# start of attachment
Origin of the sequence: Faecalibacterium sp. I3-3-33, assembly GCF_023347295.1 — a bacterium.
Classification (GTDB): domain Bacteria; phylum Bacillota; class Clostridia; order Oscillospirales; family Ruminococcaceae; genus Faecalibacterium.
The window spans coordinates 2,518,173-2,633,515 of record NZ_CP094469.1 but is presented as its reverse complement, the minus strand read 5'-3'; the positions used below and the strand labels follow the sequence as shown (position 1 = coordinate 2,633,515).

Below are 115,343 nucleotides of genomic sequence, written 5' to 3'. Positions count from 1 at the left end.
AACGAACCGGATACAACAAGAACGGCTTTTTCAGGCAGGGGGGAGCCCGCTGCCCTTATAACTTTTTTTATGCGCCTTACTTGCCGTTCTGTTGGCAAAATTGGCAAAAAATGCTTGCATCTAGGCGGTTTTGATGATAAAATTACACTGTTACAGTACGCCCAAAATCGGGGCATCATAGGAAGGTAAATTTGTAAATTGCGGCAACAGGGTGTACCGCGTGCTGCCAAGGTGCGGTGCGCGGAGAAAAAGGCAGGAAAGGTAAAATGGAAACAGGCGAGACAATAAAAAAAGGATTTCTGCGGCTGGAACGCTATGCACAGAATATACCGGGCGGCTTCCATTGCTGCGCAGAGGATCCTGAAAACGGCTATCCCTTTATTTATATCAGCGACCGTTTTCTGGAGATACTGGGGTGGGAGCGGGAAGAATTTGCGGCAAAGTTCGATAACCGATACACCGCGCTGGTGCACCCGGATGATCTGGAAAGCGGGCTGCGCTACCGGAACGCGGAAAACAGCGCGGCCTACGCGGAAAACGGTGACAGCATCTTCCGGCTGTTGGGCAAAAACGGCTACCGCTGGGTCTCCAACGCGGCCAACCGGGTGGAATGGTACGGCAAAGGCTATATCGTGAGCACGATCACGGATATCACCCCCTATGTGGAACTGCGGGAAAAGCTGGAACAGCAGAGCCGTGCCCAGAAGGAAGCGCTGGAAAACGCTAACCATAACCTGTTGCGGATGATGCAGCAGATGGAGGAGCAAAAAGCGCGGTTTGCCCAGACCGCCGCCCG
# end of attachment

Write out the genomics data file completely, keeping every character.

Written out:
Origin of the sequence: Faecalibacterium sp. I3-3-33, assembly GCF_023347295.1 — a bacterium.
Classification (GTDB): domain Bacteria; phylum Bacillota; class Clostridia; order Oscillospirales; family Ruminococcaceae; genus Faecalibacterium.
The window spans coordinates 2,518,173-2,633,515 of record NZ_CP094469.1 but is presented as its reverse complement, the minus strand read 5'-3'; the positions used below and the strand labels follow the sequence as shown (position 1 = coordinate 2,633,515).

Below are 115,343 nucleotides of genomic sequence, written 5' to 3'. Positions count from 1 at the left end.
AACGAACCGGATACAACAAGAACGGCTTTTTCAGGCAGGGGGGAGCCCGCTGCCCTTATAACTTTTTTTATGCGCCTTACTTGCCGTTCTGTTGGCAAAATTGGCAAAAAATGCTTGCATCTAGGCGGTTTTGATGATAAAATTACACTGTTACAGTACGCCCAAAATCGGGGCATCATAGGAAGGTAAATTTGTAAATTGCGGCAACAGGGTGTACCGCGTGCTGCCAAGGTGCGGTGCGCGGAGAAAAAGGCAGGAAAGGTAAAATGGAAACAGGCGAGACAATAAAAAAAGGATTTCTGCGGCTGGAACGCTATGCACAGAATATACCGGGCGGCTTCCATTGCTGCGCAGAGGATCCTGAAAACGGCTATCCCTTTATTTATATCAGCGACCGTTTTCTGGAGATACTGGGGTGGGAGCGGGAAGAATTTGCGGCAAAGTTCGATAACCGATACACCGCGCTGGTGCACCCGGATGATCTGGAAAGCGGGCTGCGCTACCGGAACGCGGAAAACAGCGCGGCCTACGCGGAAAACGGTGACAGCATCTTCCGGCTGTTGGGCAAAAACGGCTACCGCTGGGTCTCCAACGCGGCCAACCGGGTGGAATGGTACGGCAAAGGCTATATCGTGAGCACGATCACGGATATCACCCCCTATGTGGAACTGCGGGAAAAGCTGGAACAGCAGAGCCGTGCCCAGAAGGAAGCGCTGGAAAACGCTAACCATAACCTGTTGCGGATGATGCAGCAGATGGAGGAGCAAAAAGCGCGGTTTGCCCAGACCGCCGCCCG